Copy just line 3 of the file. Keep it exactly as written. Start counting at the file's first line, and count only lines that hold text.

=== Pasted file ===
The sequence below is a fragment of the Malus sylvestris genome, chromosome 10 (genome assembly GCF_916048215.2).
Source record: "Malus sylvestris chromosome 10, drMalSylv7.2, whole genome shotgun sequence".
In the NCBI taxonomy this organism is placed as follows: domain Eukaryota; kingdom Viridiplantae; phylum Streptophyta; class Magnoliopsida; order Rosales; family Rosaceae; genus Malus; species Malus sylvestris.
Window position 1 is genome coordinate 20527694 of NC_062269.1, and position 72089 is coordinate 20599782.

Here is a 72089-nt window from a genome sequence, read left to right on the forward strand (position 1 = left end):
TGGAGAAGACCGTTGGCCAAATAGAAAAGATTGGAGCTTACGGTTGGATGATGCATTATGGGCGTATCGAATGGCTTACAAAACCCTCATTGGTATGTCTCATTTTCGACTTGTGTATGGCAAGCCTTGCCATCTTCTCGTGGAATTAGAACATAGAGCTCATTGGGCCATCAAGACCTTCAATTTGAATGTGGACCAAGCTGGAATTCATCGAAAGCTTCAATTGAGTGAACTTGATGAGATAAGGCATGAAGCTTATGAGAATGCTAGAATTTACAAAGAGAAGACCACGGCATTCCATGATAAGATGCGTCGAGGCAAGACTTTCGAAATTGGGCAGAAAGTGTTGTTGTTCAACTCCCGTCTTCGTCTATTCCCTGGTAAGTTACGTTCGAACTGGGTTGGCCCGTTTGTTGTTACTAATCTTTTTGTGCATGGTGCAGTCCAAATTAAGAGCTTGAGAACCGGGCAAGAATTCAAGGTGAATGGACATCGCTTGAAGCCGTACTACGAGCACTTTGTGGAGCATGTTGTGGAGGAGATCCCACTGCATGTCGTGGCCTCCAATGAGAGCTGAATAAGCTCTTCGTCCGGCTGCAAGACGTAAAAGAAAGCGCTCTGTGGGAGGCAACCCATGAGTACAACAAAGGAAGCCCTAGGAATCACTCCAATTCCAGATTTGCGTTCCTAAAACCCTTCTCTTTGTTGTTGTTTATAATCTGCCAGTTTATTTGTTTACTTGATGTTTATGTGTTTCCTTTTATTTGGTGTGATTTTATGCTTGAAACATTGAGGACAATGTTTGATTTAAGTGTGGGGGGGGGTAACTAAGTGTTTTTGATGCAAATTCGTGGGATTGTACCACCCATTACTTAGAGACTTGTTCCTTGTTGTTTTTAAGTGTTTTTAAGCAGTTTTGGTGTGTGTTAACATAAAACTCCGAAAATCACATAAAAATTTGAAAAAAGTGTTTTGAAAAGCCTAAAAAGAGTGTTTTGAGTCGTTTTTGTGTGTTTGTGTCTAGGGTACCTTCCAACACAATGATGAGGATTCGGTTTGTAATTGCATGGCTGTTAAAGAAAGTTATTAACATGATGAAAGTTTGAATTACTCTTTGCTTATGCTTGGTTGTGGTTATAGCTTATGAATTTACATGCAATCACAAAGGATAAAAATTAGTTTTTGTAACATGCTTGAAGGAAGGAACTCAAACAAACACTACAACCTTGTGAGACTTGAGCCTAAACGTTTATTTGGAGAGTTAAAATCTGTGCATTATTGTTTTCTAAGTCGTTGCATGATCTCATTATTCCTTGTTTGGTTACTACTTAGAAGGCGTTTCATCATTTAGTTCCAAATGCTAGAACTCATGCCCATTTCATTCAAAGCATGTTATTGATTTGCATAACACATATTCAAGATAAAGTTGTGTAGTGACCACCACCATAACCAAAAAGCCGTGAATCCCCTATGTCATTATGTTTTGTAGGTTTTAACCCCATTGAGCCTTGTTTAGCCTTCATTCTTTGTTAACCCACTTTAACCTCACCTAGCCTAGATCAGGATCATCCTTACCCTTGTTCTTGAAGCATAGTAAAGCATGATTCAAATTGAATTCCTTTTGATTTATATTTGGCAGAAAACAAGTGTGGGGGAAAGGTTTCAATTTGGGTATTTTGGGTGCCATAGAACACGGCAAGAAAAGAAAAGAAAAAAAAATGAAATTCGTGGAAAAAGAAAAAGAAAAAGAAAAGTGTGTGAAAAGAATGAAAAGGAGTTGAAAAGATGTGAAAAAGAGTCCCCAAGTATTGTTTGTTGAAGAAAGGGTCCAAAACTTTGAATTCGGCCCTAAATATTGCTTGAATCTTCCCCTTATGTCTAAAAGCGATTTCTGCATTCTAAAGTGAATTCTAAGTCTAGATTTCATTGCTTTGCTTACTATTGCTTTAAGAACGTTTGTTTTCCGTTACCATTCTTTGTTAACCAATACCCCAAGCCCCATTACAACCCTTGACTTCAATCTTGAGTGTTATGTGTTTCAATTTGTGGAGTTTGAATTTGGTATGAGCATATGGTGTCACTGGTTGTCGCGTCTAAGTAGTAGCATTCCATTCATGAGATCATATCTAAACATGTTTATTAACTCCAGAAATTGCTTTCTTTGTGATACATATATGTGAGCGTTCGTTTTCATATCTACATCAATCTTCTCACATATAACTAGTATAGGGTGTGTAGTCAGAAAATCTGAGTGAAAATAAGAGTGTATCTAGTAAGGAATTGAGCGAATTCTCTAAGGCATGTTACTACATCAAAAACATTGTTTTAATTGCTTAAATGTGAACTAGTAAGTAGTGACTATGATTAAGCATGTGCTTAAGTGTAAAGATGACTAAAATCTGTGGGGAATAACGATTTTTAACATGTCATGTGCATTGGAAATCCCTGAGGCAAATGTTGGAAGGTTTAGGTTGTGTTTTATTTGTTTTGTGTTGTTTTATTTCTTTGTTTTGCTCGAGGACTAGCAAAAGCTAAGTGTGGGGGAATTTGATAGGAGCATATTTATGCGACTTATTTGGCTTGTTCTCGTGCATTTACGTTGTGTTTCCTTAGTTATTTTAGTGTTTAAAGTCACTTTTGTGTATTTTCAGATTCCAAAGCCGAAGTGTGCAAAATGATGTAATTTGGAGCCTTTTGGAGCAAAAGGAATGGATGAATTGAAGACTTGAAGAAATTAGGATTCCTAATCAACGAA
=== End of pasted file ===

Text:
In the NCBI taxonomy this organism is placed as follows: domain Eukaryota; kingdom Viridiplantae; phylum Streptophyta; class Magnoliopsida; order Rosales; family Rosaceae; genus Malus; species Malus sylvestris.